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The battle to take back ISIS's last stronghold in Iraq could be long and bloody

An Iraqi soldier holds a position on the frontline on the outskirts of the Kurdish-controlled area of Makhmur, some 60 kilometres (35 miles) south of Mosul, on July 17, 2016, during a military operation to recapture the northern Nineveh province from ISIS.
SAFIN HAMED/AFP/Getty Images

After the Iraqi security forces (ISF) recaptured Fallujah from ISIS this June, they set their sights on Mosul, the terrorist organization’s biggest prize and Iraq’s second-largest city. Hundreds of the militants are fleeing from Iraq to Syria in anticipation of an imminent offensive to retake the city. Others are burning oil wells and planting improvised explosive devices to stymie enemy advances.

The Iraqi government hopes to expel ISIS from Mosul by the end of the year. It has momentum on its side. ISIS-held territory in Iraq has shrunk from more than 40 percent of the country to less than 10 percent. The ISF are receiving air support from an international coalition and fire support from dozens of Kurdish and Shia militias, which will likely join the offensive.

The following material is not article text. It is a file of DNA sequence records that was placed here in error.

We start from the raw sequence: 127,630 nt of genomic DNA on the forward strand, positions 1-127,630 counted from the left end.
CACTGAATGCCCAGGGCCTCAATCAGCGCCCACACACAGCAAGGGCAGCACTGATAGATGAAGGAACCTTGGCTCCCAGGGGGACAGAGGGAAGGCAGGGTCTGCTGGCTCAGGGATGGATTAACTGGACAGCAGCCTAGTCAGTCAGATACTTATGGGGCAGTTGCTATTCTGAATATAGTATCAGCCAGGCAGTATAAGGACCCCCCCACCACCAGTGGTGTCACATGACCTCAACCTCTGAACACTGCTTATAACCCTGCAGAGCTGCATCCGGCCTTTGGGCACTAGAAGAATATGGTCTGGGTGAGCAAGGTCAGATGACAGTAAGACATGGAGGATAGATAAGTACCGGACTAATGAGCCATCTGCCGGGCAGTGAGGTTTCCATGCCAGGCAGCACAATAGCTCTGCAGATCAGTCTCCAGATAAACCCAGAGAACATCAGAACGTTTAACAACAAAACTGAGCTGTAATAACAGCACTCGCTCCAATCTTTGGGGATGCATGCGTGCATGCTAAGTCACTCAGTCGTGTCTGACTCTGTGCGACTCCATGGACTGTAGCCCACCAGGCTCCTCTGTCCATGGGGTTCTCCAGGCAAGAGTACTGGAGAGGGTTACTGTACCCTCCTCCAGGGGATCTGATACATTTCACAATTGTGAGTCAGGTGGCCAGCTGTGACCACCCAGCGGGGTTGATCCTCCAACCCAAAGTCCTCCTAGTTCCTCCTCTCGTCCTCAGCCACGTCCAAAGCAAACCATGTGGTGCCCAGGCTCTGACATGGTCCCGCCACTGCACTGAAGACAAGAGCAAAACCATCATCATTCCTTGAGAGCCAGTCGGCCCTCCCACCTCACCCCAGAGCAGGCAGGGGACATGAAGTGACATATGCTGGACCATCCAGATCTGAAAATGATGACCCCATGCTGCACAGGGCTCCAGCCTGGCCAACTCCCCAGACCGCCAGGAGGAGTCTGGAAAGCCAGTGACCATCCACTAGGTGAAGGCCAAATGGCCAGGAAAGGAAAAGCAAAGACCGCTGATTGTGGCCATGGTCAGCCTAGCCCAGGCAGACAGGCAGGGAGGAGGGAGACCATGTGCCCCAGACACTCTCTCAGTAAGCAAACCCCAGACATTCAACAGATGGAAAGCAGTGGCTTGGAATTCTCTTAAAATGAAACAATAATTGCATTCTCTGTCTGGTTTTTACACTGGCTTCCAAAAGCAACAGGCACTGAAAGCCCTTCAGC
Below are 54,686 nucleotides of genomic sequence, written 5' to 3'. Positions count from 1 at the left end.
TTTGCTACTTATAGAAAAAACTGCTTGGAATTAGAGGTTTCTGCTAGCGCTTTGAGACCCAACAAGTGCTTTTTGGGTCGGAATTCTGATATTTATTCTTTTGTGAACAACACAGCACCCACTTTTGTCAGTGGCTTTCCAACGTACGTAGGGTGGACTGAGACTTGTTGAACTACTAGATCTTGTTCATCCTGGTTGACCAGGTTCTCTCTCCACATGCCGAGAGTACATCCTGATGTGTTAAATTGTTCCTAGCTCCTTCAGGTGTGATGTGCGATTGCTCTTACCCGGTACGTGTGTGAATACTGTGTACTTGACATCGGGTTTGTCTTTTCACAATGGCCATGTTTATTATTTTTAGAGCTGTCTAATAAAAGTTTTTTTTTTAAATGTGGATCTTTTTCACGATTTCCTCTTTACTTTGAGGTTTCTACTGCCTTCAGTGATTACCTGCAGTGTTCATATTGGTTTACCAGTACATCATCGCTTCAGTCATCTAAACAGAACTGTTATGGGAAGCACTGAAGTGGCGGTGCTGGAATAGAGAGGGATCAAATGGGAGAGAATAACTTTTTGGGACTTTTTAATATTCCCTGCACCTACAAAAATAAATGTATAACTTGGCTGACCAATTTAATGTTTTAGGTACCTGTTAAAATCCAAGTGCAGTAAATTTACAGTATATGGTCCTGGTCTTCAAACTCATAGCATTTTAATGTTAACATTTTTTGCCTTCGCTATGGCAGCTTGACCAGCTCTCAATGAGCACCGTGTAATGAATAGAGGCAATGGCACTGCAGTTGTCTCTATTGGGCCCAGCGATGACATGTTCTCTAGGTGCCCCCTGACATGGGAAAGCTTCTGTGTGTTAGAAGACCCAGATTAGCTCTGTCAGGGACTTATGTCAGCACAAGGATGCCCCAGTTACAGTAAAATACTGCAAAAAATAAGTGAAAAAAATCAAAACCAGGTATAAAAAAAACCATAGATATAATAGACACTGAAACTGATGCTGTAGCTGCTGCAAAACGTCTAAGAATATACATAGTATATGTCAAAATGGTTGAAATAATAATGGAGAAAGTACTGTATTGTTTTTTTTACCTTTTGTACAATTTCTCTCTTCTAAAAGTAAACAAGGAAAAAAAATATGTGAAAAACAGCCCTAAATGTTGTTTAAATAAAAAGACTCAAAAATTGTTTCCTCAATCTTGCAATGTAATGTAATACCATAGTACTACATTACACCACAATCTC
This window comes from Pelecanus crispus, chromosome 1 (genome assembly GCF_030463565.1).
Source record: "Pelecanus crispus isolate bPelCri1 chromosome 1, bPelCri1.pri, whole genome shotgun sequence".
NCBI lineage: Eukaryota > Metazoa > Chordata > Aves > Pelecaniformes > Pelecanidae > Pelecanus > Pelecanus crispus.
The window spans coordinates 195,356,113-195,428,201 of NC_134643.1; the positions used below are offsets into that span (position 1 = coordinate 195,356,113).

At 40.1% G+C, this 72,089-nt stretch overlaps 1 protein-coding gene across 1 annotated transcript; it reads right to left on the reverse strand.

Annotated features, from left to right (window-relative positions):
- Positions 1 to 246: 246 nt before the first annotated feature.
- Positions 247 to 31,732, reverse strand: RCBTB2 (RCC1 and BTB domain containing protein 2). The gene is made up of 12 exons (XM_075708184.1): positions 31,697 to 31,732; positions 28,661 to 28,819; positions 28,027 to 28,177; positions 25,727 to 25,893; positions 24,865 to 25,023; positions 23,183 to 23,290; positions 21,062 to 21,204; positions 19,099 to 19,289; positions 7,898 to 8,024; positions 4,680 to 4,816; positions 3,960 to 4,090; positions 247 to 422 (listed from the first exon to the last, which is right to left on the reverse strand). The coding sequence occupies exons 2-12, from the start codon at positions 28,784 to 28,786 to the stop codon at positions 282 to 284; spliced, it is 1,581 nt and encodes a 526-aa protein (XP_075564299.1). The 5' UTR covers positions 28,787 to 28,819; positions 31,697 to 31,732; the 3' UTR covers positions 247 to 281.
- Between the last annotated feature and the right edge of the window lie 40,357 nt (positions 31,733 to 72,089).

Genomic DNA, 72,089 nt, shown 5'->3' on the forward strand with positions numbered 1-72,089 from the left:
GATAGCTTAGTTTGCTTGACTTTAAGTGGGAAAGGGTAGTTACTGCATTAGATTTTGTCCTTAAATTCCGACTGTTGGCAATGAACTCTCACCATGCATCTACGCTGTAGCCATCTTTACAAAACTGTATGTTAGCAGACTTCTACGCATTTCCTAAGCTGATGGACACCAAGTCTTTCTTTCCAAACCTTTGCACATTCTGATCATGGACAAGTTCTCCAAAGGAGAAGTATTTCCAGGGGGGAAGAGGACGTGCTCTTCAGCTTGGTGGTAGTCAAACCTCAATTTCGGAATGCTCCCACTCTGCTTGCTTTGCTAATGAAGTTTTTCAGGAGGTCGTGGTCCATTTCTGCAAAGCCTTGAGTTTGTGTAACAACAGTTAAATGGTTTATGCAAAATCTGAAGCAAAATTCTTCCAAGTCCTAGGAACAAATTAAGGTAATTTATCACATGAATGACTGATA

With ISIS’s impending doom in Iraq taken for granted, analysts have started focusing on the potential aftermath of the battle for Mosul. The obvious concerns include whether the Iraqi government can prevent another terrorist organization from taking advantage of Sunni grievances and reconnect the country’s sectarian fabric. Many observers are pessimistic, given Iraq’s history.

For now, the international community should be worrying less about the future and more about the present. Though the ISF have the numbers and weapons to free Mosul, they lack the coordination and organization. Based on past experience, their dependence on antagonistic countries and militias to defeat a shrewd enemy could bring any offensive to a months-long halt.

Unruly militias help the Iraqi government outgun ISIS

In June 2014, ISIS destroyed several divisions of the Iraqi army, overran much of four governorates, and threatened Baghdad from three sides. The Iraqi government realized that it might need the help of the country’s various militias to bolster the regular army and mobilized as many of these fighters as possible to defend Baghdad and Erbil, the capital of Iraqi Kurdistan.